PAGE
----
On 26 May, SOMO organised a Roundtable in the European Parliament, together with Judith Sargentini (Member of European Parliament, GroenLinks). This well attended meeting focused on conflict minerals from the Democratic Republic of Congo (DRC). This Roundtable focused on two objectives: urging the European commission to develop legislation in the matter, and offering a platform for Congolese NGOs. The meeting was a success, but the road to actual legislation is still a long one. But doing nothing is not an option, according to Judith Sargentini.

Conflict minerals are minerals the mining of and trade in which contribute to violent conflicts, for example minerals originating from the Democratic Republic of Congo (DRC), which are used in the manufacture of mobile telephones, among other things. Armed Congolese groups control mines and sell the minerals, which eventually also end up in European electronics. The mining of tin, coltan, wolframite and gold intended for our mobile telephones and computers contributes to the continuation of the conflict in Congo. The purpose of the Roundtable on conflict minerals from the DRC was twofold. Firstly, urging the European commission to develop legislation on the use of conflict minerals, comparable to the law which was passed in America last year (Dodd Frank 1502 on Conflict Minerals). Secondly, the organisers wanted the meeting to offer a platform to Congolese NGOs, in order to play a role in international initiatives. This meant that local perspectives could also be taken into account in the process. The importance of this was emphasised several times during the Roundtable.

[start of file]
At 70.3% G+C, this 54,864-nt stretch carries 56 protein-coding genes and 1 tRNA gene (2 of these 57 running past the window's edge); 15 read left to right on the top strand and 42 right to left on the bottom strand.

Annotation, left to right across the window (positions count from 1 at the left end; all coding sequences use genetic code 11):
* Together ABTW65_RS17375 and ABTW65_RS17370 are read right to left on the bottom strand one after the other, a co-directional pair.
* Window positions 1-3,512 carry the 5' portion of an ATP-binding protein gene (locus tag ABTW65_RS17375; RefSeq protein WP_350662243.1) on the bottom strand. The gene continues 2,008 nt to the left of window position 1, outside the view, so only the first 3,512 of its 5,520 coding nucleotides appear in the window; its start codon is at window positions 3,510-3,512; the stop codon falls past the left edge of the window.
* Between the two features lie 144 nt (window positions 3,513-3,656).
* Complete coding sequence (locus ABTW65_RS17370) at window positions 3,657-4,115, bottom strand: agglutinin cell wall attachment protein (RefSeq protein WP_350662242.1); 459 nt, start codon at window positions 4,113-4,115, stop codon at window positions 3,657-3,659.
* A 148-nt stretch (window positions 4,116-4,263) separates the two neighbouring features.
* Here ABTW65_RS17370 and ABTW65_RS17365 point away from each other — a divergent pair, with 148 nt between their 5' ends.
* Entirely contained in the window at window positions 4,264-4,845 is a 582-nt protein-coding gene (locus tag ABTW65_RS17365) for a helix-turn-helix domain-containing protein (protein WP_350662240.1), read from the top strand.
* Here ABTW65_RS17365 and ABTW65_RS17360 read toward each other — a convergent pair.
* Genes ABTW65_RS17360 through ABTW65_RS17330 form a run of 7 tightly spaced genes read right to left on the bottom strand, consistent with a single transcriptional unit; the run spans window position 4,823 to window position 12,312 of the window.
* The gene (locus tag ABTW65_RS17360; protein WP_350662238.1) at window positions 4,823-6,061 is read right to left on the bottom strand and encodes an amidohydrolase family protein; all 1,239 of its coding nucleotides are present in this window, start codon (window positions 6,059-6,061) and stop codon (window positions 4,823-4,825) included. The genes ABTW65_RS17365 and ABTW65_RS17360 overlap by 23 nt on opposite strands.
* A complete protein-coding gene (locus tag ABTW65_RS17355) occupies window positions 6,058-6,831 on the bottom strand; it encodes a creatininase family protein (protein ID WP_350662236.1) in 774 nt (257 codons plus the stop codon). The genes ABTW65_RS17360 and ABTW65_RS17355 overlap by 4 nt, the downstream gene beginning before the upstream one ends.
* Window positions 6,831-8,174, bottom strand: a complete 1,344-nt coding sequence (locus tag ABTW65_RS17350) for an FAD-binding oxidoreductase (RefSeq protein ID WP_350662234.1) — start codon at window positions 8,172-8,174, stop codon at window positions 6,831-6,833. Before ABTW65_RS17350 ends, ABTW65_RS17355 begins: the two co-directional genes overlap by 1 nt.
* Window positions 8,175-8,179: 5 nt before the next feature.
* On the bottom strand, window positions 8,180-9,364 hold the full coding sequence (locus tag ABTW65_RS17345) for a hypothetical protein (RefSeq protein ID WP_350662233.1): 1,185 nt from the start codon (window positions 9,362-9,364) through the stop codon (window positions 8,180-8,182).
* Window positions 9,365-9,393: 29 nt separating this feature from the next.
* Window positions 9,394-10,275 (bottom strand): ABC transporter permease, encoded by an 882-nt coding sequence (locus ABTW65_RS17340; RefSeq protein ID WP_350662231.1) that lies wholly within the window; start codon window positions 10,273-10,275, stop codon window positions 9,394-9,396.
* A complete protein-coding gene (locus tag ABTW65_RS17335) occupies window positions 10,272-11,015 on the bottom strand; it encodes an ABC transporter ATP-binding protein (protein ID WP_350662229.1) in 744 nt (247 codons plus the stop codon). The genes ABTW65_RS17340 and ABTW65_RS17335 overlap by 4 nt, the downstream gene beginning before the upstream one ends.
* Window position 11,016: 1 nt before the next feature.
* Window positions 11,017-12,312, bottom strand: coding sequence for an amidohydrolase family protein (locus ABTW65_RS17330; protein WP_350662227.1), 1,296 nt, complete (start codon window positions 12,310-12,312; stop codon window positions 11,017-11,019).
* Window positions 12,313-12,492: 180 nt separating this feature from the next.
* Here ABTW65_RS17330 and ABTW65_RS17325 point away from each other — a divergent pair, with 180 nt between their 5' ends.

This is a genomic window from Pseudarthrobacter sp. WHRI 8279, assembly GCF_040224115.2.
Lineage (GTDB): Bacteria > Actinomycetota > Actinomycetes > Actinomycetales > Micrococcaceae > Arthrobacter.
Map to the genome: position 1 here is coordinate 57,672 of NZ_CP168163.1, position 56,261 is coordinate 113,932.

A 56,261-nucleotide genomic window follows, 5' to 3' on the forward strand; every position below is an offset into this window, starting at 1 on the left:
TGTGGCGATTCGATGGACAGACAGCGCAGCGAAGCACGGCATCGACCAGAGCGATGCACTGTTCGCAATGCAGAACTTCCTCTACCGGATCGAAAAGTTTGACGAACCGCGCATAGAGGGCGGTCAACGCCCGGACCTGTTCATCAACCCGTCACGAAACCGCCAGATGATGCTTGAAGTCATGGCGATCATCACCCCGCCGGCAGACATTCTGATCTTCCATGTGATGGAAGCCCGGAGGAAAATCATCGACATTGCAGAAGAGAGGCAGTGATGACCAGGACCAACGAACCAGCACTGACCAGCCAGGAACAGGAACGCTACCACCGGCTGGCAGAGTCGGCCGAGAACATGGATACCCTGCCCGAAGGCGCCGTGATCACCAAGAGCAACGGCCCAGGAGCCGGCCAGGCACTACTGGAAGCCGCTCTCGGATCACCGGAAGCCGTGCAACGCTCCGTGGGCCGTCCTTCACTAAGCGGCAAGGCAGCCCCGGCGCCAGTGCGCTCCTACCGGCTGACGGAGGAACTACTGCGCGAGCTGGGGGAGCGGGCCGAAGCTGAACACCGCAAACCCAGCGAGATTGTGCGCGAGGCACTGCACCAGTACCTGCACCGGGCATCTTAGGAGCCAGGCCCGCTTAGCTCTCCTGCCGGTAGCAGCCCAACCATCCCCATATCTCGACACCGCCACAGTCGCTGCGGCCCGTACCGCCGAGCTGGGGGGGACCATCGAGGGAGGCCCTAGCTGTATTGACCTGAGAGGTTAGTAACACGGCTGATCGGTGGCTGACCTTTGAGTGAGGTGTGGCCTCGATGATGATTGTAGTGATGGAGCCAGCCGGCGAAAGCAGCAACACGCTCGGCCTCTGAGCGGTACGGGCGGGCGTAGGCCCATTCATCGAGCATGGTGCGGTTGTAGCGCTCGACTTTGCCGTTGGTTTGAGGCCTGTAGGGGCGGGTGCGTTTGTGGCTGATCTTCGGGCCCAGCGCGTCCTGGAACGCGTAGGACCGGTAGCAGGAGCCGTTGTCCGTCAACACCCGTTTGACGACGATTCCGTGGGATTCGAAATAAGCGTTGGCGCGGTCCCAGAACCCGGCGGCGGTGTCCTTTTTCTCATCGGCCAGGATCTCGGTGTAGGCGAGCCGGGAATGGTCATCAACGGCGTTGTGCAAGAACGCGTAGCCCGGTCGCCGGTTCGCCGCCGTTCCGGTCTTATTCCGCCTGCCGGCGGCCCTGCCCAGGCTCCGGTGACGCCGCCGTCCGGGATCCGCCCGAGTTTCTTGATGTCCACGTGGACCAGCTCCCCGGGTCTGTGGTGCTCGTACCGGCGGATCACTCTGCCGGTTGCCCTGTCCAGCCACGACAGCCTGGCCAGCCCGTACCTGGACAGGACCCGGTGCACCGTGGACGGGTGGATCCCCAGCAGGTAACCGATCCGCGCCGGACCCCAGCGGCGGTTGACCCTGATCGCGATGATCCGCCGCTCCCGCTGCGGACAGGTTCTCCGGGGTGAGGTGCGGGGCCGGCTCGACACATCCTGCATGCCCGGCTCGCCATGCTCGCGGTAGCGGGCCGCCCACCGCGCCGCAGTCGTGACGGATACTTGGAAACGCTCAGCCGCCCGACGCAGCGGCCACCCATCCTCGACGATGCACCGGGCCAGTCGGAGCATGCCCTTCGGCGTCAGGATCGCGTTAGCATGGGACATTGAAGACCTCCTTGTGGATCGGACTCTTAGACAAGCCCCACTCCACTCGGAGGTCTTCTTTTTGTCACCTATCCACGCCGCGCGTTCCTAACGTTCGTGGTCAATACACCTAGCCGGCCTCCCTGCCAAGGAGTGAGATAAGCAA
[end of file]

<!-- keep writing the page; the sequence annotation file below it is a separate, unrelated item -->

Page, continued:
There were 80 participants at the meeting, with representatives of NGOs, companies, the European Parliament, the European Commission, sustainable investors and the Congolese government. The discussion started with four lectures which addressed the current situation in Congo, a Congolese and American perspective on the Dodd Frank Act and the current status of legislation in the EU. There was broad consensus among the participants on the need for European legislation, which led to a targeted discussion. The Congolese participants, in particular, indicated that legislation should be accompanied by various measures, such as security sector reform and improvement of governance, including local administration. Another important subject of discussion was a de facto embargo on Congolese minerals, which could be the result of any law introduced. Such unintended consequences must be prevented. But it became clear that legislation which makes the flow of minerals more transparent and legal must form an integral part of a long-term solution to the conflict in the region.

Although the meeting expressed the intention to tackle the issue of conflict minerals, the road towards actual legislation is still a long one. The European Commission is not keen to develop such a law, based primarily on fear that this will harm the competitive position of European companies. Up to now, they have only been prepared to develop legislation on country-by-country reporting (also on the basis of the American Dodd Frank Act). There is therefore still a great deal of work to be done to convince the European Commission that legislation on conflict minerals is also necessary. Judith Sargentini provided a hopeful note for a sequel to this Roundtable: ‘Doing nothing is impossible; the example from the US, in whatever form, needs to be followed. And, in my personal preference, this must not be voluntary.’

See the report on the Roundtable.

Further reading at GroenLinks' website, only available in Dutch language.